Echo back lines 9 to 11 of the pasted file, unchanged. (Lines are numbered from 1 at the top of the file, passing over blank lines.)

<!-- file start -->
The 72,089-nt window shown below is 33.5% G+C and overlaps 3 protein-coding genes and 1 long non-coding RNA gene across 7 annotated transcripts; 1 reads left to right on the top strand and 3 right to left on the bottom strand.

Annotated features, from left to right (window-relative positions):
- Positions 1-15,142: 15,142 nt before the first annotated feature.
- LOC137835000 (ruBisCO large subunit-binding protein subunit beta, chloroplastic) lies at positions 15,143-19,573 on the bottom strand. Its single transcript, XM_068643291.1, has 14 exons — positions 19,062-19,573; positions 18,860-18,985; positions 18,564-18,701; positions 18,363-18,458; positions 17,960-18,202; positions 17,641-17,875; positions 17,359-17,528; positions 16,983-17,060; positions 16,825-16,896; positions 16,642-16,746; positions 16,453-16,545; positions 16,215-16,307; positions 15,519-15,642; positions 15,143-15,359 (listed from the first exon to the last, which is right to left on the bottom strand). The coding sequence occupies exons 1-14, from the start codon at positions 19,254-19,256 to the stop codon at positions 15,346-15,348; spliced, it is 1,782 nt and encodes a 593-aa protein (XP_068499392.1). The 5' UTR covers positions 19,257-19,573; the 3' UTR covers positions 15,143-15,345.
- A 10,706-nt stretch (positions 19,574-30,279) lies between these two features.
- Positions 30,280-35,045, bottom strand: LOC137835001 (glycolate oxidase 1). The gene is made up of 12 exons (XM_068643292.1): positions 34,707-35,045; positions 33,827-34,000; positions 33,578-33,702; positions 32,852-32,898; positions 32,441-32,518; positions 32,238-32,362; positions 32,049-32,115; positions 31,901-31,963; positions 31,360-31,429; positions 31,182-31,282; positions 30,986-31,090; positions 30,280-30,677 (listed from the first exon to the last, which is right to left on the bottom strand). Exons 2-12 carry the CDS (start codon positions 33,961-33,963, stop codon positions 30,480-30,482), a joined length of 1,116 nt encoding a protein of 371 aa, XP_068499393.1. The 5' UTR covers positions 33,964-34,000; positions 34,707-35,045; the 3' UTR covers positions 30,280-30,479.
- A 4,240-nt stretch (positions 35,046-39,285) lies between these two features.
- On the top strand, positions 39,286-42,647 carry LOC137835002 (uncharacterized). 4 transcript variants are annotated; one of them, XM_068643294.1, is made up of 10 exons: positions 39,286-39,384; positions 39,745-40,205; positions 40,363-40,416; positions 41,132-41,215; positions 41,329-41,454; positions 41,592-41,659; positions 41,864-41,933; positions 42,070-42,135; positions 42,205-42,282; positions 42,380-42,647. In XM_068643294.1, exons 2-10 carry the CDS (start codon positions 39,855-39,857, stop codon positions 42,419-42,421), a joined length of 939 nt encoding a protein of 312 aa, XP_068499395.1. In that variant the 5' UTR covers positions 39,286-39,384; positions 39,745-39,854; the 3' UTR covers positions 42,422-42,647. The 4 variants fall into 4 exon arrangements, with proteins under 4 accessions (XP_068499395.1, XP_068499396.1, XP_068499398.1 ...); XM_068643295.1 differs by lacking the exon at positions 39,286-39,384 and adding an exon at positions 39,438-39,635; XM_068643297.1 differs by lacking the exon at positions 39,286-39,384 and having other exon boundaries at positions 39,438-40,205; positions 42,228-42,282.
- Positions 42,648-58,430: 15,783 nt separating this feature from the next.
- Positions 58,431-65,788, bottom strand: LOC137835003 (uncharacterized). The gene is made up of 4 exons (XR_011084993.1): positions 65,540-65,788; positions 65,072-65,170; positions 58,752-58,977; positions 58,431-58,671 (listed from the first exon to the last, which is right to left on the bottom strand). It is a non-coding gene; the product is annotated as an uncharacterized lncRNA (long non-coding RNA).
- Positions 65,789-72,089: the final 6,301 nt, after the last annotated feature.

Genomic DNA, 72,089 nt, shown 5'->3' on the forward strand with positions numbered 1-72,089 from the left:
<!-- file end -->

- Positions 42,648-58,430: 15,783 nt separating this feature from the next.
- Positions 58,431-65,788, bottom strand: LOC137835003 (uncharacterized). The gene is made up of 4 exons (XR_011084993.1): positions 65,540-65,788; positions 65,072-65,170; positions 58,752-58,977; positions 58,431-58,671 (listed from the first exon to the last, which is right to left on the bottom strand). It is a non-coding gene; the product is annotated as an uncharacterized lncRNA (long non-coding RNA).
- Positions 65,789-72,089: the final 6,301 nt, after the last annotated feature.